Orkney's Neolithic Village
Skara Brae (HY232188), by the shore of the Bay of Skaill, is virtually unique. This remarkably well preserved village is one of very few archaeological sites where it is actually possible to imagine the life style of the inhabitants. First revealed after a severe storm in 1850, this prehistoric community was occupied for about 600 years. Radiocarbon dating suggests that the site was occupied from before 3100 BC to about 2600 BC.
The group of six houses and a workshop is connected by a covered close, and all the buildings except for the workshop were buried to the tops of the walls by midden. This clay-like mixture of refuse consists of ashes, shells, bones, sand and other domestic detritus and has been a major factor in protecting the site from erosion. It seems that the occupants had built the midden around their houses intentionally as an integral part of the construction. It appears to have been stored and used deliberately rather than piled round existing houses. Damp-proof courses had also been invented over 5,000 years ago. The foundations of the houses have a layer of blue clay in the bottom course which would have worked as well as polythene does today.
ago the Bay of Skaill may have been much smaller, with more sand dunes
and perhaps a freshwater loch behind the dunes. The village would have
been behind this lagoon amid pasture much like exists today. Abandonment
was very likely caused by encroaching sand, perhaps because of a great
storm which set the sand dunes in motion and overwhelmed the village
in a short time, as at the sands of Forvie more recently. However it
continued in use for some time after this, as there were several occupation
layers in the sand which filled the houses.
The houses vary in size from over 6m square to barely 4m square, with a maximum surviving wall height of 2.4m. The designs are quite similar (was there a local builder at work in Orkney in 3000 BC?) with beds, dressers, tanks in the floor, cupboards in the walls and cells off the main room. The cells in some cases have drains, possibly for toilet purposes and are very similar to the cells in chambered cairns. Each house has a central fireplace and a doorway exiting to the main passage. These doorways were small, about 1.1m high by 0.6m wide and there was provision to fasten the door from the inside.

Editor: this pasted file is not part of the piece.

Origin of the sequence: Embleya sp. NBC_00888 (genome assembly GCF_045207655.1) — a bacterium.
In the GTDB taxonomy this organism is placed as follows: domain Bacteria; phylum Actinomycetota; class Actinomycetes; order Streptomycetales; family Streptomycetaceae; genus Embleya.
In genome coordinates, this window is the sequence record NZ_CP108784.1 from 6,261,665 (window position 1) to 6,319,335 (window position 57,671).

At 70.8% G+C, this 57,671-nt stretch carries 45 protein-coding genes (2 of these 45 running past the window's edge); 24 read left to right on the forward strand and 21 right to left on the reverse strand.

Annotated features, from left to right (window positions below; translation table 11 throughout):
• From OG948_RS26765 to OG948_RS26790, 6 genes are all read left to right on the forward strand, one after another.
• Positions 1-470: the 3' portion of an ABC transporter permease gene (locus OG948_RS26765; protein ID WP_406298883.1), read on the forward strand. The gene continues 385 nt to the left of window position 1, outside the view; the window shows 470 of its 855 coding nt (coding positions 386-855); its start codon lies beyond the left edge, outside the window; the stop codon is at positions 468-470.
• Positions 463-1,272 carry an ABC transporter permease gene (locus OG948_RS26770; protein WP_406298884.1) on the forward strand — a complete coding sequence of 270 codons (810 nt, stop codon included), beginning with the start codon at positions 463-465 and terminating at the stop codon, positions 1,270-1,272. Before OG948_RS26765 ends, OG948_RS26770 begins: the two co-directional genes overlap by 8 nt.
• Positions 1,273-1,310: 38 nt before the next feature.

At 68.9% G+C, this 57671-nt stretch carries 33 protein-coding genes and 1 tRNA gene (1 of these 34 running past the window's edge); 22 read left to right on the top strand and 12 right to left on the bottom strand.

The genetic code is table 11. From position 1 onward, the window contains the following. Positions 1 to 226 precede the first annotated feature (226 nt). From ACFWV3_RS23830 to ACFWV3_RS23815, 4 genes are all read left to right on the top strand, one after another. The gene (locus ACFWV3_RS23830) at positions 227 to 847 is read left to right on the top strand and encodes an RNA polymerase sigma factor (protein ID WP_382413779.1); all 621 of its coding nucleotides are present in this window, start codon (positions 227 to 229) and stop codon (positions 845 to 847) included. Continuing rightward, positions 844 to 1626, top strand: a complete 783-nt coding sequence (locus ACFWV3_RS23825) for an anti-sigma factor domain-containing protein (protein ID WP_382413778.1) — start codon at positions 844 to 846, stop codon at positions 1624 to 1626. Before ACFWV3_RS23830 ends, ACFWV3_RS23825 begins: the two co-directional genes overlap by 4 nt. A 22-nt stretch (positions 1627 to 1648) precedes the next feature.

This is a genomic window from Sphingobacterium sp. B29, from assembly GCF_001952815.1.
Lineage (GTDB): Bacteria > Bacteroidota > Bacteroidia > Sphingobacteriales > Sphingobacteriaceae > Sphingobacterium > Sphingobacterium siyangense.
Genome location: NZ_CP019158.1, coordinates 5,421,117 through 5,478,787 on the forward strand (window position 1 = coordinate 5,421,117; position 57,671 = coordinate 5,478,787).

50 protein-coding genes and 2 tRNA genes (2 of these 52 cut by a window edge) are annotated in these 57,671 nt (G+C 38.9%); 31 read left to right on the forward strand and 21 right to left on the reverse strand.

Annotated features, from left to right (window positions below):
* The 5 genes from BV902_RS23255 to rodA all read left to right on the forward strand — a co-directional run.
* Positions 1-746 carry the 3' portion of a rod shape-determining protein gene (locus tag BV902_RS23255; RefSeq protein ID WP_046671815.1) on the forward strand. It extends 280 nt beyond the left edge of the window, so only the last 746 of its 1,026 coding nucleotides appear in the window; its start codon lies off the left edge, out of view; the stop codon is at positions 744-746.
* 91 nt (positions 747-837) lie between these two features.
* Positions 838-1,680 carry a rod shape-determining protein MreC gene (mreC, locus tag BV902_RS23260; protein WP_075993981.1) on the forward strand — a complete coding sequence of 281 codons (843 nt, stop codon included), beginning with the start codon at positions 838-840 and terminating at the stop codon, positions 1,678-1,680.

remains today is like an animal skeleton. There would have been driftwood
from America available for furnishings and materials such as animal
sheep skins, leather and eider down, as well as caisies, cubbies and
the original Orkney chairs. There is no evidence of fabrics being
used and no remains of anything to do with weaving. No spindles or
whorls were found, so it is very unlikely that they could spin wool
The roofs could have been supported by couples made of driftwood or whalebones and been covered with skins or turf. There was probably a central hole as in a blackhouse to let out the smoke and let in some light. House 7 has holes in the top courses of stones which look like they are for the fitting of joists. As whales were much more abundant, strandings would have been more frequent 5,000 years ago. One blue whale ashore in the Bay of Skaill would have provided enough rafters for a village much bigger than this while the skin would have made an excellent roof covering!
One building, hut 8, was apparently the workshop, as it has no beds and is differently arranged. Many fragments of chert, which had been heated, were found on the floor. In the absence of flint this stone was used to make cutting and scraping tools. The people made pottery, in sizes up to 60cm diameter. This was often decorated with geometric patterns and is classed as Grooved Ware. Bone was much used for tools and jewellery, but wood was also used. Red ochre was found in small stone containers, suggesting that decoration was also used.
The soil conditions were not favourable for the preservation of wood and thus very little has survived. However there would have been plenty of driftwood from North America and it is very likely that wood was used for many purposes. The villagers must have had reasonably good boats to go fishing as they did. No doubt these craft had wooden frames with leather covering, while fishing lines could have been made from animal gut or sinews.
evidence has been found of anything which could not have come from Orkney,
suggesting a self-sufficient life-style. This does not exclude contacts
with other groups, or even with Mainland Scotland, which can be seen
from Sandwick. Boats good enough to fish off to the west of Orkney are
certainly adequate to cross the Pentland Firth.